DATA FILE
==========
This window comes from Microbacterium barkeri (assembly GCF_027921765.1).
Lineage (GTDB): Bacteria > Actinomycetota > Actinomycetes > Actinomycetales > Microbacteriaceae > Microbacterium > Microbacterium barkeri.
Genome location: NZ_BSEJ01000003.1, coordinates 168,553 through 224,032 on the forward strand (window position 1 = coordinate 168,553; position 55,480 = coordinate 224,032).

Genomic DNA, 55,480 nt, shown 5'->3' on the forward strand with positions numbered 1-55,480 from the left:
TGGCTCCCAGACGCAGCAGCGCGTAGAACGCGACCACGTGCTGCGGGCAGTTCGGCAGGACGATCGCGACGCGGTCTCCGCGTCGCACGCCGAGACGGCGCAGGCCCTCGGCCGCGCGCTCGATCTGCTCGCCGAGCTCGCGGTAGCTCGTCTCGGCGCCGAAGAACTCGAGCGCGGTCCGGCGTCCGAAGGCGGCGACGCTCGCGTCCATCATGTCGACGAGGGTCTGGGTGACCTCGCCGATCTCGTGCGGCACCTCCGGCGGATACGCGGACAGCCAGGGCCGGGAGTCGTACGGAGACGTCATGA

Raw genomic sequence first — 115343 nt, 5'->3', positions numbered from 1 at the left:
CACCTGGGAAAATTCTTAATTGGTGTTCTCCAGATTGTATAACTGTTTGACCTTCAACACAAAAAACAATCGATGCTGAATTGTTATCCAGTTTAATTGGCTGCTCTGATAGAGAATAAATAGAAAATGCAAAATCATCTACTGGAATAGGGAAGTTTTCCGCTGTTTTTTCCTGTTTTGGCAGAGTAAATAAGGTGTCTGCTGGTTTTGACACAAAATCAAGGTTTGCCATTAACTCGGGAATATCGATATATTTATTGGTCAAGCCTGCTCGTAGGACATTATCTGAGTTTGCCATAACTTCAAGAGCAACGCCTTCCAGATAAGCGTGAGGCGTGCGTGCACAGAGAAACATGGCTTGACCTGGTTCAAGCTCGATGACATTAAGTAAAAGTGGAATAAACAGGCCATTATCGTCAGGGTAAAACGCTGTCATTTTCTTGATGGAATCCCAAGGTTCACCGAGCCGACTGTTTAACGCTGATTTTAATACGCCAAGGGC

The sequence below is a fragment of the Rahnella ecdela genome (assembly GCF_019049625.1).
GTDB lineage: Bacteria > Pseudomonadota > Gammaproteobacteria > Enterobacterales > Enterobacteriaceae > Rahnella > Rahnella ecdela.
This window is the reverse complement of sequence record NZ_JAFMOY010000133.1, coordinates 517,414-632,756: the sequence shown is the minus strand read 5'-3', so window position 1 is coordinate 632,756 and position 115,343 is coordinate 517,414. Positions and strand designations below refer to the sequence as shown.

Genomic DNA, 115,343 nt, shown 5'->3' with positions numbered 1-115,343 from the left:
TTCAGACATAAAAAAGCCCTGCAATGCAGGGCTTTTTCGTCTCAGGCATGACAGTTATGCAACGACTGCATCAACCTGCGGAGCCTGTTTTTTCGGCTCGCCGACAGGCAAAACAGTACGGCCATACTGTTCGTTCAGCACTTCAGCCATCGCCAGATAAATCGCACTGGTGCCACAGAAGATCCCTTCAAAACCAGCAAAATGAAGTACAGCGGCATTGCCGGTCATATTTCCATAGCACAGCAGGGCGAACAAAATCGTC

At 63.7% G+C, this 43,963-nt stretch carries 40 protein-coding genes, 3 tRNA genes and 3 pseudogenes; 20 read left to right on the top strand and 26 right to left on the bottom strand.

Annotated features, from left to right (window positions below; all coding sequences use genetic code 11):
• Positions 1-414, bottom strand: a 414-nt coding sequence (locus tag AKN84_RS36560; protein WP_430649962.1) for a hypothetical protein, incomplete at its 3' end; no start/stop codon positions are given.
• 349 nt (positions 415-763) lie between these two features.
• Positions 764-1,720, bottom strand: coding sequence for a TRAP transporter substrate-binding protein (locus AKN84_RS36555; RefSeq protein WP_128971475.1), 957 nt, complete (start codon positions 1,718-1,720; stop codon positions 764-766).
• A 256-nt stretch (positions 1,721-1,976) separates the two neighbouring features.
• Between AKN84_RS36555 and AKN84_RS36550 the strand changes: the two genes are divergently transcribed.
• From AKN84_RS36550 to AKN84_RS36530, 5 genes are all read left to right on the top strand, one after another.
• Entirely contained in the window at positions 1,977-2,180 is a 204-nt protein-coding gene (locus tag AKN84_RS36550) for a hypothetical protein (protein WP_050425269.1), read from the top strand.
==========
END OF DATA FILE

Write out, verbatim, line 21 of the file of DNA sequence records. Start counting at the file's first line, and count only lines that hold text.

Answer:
• Entirely contained in the window at positions 1,977-2,180 is a 204-nt protein-coding gene (locus tag AKN84_RS36550) for a hypothetical protein (protein WP_050425269.1), read from the top strand.